Human reason asks, what was the cause of this movement, or according to what laws did it occur?
Historians, in answer to this question, lay before us the deeds and speeches of several dozen men in one of the buildings in the city of Paris, calling these deeds and speeches by the name of ‘revolution’; then they give a detailed biography of Napoleon and of some persons sympathetic or hostile to him, tell of the influence of some of these persons on others, and say: here is the origin of this movement, and here are its laws.
But human reason not only refuses to believe in this explanation, but says straight out that this method of explaining is incorrect, because in this explanation a weaker phenomenon is taken as the cause of a stronger one. The sum of individual human wills produced the revolution and Napoleon, and only the sum of those wills endured them and then destroyed them.
'But every time there were conquests, there were conquerors; every time there were upheavals in the state, there were great men,' says history. Indeed, each time conquerors appeared, there were wars, human reason replies, but that does not prove that the conquerors were the cause of the wars, and that is is possible to find the laws of war in the personal activity of one man. Every time I look at my watch and see the hand approaching ten, I hear the bells start to ring in the neighboring church, yet from the fact that the bells start to ring every time the hand reaches ten, I have no right to conclude that the position of the hand is the cause of the movement of the bells.
Every time I see the movement of a locomotive, I hear a whistling sound, I see the opening of the valve and the movement of the wheels; but I have no right to conclude from this that the whistling and the movement of the wheels are the cause of the movement of the locomotive.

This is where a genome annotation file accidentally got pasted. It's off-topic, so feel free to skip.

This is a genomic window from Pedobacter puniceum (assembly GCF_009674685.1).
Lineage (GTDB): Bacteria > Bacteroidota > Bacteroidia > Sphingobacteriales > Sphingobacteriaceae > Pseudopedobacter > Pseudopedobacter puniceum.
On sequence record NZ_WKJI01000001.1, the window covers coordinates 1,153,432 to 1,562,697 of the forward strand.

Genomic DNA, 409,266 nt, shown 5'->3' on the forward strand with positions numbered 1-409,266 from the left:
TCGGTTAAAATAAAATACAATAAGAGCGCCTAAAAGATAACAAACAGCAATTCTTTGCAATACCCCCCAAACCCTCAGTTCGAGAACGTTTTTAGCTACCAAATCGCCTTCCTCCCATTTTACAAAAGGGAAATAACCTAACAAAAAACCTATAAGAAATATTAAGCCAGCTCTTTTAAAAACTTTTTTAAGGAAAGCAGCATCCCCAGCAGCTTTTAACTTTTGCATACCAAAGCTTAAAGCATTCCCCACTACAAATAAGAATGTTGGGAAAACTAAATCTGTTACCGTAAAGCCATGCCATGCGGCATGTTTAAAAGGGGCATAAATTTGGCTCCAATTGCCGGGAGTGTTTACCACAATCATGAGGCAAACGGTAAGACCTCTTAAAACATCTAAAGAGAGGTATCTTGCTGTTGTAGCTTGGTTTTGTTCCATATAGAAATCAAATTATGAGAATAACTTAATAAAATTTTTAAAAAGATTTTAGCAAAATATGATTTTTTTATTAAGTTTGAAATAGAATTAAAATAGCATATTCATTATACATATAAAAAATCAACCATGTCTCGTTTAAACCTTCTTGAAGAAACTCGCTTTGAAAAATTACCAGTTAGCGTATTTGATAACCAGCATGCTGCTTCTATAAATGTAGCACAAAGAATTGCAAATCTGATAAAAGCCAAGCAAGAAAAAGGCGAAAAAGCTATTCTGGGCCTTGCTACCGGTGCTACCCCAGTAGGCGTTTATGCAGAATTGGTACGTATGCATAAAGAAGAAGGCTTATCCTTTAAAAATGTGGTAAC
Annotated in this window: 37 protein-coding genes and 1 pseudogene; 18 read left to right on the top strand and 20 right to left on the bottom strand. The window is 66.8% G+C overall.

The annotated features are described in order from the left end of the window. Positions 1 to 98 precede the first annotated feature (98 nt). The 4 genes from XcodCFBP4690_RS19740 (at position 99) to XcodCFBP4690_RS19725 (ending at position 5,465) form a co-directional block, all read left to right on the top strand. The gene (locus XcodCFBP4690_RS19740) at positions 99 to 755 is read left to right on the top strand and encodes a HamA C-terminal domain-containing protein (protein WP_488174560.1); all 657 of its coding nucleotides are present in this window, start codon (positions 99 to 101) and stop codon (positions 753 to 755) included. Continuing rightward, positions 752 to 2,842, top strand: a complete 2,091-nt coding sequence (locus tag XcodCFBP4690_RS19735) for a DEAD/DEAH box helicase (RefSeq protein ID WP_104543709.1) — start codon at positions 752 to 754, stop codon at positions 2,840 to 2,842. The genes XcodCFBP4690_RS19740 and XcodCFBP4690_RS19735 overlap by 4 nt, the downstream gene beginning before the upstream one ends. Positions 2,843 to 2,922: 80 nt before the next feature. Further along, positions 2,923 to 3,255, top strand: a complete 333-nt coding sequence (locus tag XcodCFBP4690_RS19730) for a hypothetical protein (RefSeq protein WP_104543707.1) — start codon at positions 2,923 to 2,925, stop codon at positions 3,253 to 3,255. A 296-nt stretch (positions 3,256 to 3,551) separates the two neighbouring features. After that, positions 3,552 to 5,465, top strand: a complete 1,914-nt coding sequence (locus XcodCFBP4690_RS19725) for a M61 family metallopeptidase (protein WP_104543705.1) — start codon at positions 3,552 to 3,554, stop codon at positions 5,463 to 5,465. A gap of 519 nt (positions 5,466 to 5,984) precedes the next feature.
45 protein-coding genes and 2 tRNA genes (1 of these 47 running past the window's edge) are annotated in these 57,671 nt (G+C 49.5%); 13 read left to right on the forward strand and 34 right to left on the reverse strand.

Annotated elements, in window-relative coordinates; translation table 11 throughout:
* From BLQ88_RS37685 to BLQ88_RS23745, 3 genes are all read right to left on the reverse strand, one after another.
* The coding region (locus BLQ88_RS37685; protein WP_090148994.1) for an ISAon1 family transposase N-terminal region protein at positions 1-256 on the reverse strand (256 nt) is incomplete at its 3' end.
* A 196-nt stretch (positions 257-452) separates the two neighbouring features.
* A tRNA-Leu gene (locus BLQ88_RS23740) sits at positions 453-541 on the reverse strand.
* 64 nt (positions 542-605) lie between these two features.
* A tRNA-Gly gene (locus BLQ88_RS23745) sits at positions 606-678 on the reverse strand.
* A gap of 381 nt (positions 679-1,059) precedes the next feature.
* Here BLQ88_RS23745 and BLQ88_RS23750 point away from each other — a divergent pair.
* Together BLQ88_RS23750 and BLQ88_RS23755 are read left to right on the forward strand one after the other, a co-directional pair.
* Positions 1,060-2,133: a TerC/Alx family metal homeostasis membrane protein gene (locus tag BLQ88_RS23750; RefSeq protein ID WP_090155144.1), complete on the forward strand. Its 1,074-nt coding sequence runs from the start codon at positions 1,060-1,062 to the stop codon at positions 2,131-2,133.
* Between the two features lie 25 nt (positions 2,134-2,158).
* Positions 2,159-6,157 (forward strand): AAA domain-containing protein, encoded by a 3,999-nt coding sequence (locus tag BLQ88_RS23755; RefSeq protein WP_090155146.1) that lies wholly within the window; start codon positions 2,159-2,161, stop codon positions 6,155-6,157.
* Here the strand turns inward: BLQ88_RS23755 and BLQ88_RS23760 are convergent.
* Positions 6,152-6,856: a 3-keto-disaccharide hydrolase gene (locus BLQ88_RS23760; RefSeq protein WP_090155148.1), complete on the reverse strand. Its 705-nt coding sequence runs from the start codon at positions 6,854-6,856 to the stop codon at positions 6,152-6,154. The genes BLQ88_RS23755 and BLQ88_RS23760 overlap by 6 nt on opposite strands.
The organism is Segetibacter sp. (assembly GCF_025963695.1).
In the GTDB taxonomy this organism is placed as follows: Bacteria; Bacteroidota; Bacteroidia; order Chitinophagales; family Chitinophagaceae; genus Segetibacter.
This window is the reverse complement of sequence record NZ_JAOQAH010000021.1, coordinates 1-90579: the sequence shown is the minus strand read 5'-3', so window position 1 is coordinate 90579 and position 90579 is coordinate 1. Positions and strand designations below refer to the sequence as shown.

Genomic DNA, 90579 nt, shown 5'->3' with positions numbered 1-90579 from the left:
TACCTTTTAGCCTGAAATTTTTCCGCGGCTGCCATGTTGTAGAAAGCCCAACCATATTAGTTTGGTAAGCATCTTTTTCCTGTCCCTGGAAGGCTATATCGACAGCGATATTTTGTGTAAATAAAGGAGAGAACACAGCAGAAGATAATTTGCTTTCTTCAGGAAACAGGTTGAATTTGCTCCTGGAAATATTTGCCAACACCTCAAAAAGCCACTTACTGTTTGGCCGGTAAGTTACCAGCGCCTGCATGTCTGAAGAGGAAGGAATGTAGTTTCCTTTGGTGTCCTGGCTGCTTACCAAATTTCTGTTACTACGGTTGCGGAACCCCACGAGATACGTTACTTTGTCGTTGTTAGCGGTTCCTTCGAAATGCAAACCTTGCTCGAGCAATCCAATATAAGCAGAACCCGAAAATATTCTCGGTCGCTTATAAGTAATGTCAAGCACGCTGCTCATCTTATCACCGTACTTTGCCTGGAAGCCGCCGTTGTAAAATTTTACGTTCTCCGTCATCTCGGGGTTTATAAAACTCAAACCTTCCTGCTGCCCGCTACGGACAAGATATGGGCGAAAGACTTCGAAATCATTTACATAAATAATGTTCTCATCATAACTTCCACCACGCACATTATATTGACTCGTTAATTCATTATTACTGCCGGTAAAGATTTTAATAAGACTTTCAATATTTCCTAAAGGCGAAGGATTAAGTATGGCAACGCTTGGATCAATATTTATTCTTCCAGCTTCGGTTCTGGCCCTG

Peasants say that a cold wind blows in late spring because the leaf buds of the oak are sprouting, and indeed a cold wind blows every spring when the oak is sprouting. But though the cause of the cold wind that blows as the oak sprouts is unknown to me, I cannot agree with the peasants about the sprouting of the oak being the cause of the cold wind, if only because the force of the wind is beyond the influence of the leaf buds. I only see the coincidence of conditions that occurs in every phenomenon of life, and I see that however long and thoroughly I observe the hand of my watch, the valve and wheels of the locomotive, and the leaf buds, I will not learn the cause of the bells ringing, the movement of the train, and the spring wind. For that I must change of point of observation completely, and study the laws of the movement of the steam, bells, and the wind. Historical science must do the same. And attempts at it have already been made.
To study the laws of history, we must change completely the object of observation, leave kings, ministers, and generals alone, and study the uniform, infinitesimal elements that govern the masses. No one can tell to what extent it is given to man to achieve in this way an understanding of the laws of history; but it is obvious that the possibility of grasping historical laws lies only on this path, and that on this path human reason has not yet made one millionth of those efforts the historians have made in describing the deeds of various kings, commanders, and ministers, in setting forth their reflections on the occasion of those deeds.By Leo Tolstoy, War and Peace (via lindseylipscomb)